Obama’s Pledge to Reform Ethics and the Principle of Epikeia

Liberals and conservatives are outraged at Barack Obama’s apparent contradiction of his campaign promises to clean up Washington and initiate sweeping ethical reform. The most recent complaint is over President Obama’s unwavering support for Tom Daschle’s nomination as the new head of Health and Human Services, despite the fact that Mr. Daschle has failed to pay $128,000 in federal income taxes (and the questionable ways in which Mr. Daschle spends his money).

The problem people have with President Obama is that he is making exceptions to the rule, despite the fact that he presented on the campaign trail an uncompromising message of ethical reform. Those who defend Obama say that the exceptions are necessary because certain people who the rule would exclude (lobbyists, e.g.) are needed for their expertise and skill set. Jody Powell, Obama’s press secretary, puts the conflict nicely: “If you set standards, you’re going to fall short on occasion and you’re going to have to compromise on occasion. But you’re probably also going to get more done.”

Seems like a perfect opportunity to talk about the principle of epikeia. Laws, says Aquinas, deal with human actions. As such, laws are about “contingent singulars,” meaning particular situations with particular circumstances. Because laws are about the particular, it is impossible to make laws that can exhaust the possibilities for moral action in every single conceivable case. Legislators, rather, make laws according to what usually happens.

However, there will be cases where even the best law, if applied to a certain case, will do harm to the common good than would be considered just. And since it is the law’s job to protect the common good, the application of the law in the particular questionable situation would be antithetical to its purpose. The example Aquinas gives is the law that all deposits should be returned. It is a good law–if I put a deposit in the bank, I expect to get it back. But, posits Aquinas, what if a madman gives his sword as a deposit, and if he gets it back, plans on going on a murderous rampage? To give him the sword back would be contrary to the common good. The law about returning deposits is still a good law and will have good effects in the majority of cases. In this case, however, applying the law would be injurious and so it is probably better not to follow it.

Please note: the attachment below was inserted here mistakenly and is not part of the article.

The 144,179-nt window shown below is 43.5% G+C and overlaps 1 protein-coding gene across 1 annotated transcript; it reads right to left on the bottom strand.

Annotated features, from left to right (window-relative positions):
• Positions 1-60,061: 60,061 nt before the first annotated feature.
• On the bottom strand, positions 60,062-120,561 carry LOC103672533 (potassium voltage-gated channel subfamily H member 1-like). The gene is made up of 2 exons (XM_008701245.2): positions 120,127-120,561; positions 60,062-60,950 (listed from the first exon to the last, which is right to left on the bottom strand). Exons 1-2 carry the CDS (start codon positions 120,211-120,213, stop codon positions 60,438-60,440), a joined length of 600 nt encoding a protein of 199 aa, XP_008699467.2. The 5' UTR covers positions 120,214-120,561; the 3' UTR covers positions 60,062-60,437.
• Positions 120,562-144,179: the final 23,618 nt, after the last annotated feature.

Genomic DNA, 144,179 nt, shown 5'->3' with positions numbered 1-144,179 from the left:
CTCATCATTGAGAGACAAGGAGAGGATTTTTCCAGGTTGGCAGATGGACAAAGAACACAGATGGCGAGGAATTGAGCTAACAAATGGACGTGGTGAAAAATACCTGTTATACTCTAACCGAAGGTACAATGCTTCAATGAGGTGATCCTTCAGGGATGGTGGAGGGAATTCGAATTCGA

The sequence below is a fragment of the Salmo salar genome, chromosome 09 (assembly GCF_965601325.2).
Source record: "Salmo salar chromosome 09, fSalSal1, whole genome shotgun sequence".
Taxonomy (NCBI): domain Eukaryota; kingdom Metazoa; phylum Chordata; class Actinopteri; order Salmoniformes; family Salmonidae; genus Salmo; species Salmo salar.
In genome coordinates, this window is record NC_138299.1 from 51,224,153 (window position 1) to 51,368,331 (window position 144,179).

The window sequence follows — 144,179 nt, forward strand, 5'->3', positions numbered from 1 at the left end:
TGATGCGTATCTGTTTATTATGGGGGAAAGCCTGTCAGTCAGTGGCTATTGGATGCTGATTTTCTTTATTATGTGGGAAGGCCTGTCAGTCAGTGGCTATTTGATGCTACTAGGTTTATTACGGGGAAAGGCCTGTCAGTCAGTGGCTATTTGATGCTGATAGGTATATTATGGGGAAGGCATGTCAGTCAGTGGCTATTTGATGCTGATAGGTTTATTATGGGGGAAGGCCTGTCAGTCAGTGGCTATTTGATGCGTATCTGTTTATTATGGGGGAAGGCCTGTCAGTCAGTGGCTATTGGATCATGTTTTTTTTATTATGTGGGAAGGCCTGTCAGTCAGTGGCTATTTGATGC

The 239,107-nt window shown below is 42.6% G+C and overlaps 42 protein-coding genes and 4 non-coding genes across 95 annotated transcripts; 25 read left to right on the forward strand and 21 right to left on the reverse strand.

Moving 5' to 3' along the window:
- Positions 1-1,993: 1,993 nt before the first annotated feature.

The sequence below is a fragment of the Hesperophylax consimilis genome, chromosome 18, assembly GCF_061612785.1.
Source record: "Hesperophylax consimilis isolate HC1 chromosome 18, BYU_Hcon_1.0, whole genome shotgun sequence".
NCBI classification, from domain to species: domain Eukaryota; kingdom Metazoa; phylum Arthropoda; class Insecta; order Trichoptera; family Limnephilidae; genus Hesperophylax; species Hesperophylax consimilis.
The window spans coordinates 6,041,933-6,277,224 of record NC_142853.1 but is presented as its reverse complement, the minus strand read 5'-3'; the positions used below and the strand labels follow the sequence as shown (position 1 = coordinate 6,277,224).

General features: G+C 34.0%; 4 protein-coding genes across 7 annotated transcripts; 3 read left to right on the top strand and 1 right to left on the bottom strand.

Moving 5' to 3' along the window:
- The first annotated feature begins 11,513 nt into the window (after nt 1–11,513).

Another classic example is the person hiding Jews from the Nazis who is confronted by a Nazi and must either lie (and break the rule against lying), or tell the truth in accordance with the law and risk the death of a number of innocent people.

In situations like this, Aquinas says the letter of the law should be set aside in favor of following the dictates of justice and the common good. This decision to set aside the letter of the law is called epikeia, and with Aristotle, Aquinas calls it a virtue. Specifically, it is a subjective part of justice (meaning that it is a part of justice but doesn’t fully encapsulate the meaning of justice) and its object is equity.